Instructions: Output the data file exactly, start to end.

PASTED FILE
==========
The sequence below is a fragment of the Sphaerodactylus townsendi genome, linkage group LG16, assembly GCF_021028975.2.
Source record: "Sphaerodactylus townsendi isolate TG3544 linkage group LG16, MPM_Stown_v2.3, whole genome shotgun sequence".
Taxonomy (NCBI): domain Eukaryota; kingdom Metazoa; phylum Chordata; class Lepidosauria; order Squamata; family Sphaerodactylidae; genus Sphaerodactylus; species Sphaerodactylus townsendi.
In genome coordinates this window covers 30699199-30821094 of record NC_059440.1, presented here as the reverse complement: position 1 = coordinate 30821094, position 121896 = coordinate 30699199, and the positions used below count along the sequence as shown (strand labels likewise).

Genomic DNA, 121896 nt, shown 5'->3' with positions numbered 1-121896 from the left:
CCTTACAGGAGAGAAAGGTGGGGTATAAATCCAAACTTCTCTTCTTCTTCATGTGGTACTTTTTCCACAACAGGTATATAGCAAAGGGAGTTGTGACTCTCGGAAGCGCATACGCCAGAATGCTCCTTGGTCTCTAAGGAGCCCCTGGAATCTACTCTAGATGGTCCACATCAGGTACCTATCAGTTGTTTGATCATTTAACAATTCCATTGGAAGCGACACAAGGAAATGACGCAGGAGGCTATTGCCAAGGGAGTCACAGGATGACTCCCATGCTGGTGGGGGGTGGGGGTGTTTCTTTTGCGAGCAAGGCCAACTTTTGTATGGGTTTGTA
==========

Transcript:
The sequence below is a fragment of the Sphaerodactylus townsendi genome, linkage group LG16, assembly GCF_021028975.2.
Source record: "Sphaerodactylus townsendi isolate TG3544 linkage group LG16, MPM_Stown_v2.3, whole genome shotgun sequence".
Taxonomy (NCBI): domain Eukaryota; kingdom Metazoa; phylum Chordata; class Lepidosauria; order Squamata; family Sphaerodactylidae; genus Sphaerodactylus; species Sphaerodactylus townsendi.
In genome coordinates this window covers 30699199-30821094 of record NC_059440.1, presented here as the reverse complement: position 1 = coordinate 30821094, position 121896 = coordinate 30699199, and the positions used below count along the sequence as shown (strand labels likewise).

Genomic DNA, 121896 nt, shown 5'->3' with positions numbered 1-121896 from the left:
CCTTACAGGAGAGAAAGGTGGGGTATAAATCCAAACTTCTCTTCTTCTTCATGTGGTACTTTTTCCACAACAGGTATATAGCAAAGGGAGTTGTGACTCTCGGAAGCGCATACGCCAGAATGCTCCTTGGTCTCTAAGGAGCCCCTGGAATCTACTCTAGATGGTCCACATCAGGTACCTATCAGTTGTTTGATCATTTAACAATTCCATTGGAAGCGACACAAGGAAATGACGCAGGAGGCTATTGCCAAGGGAGTCACAGGATGACTCCCATGCTGGTGGGGGGTGGGGGTGTTTCTTTTGCGAGCAAGGCCAACTTTTGTATGGGTTTGTA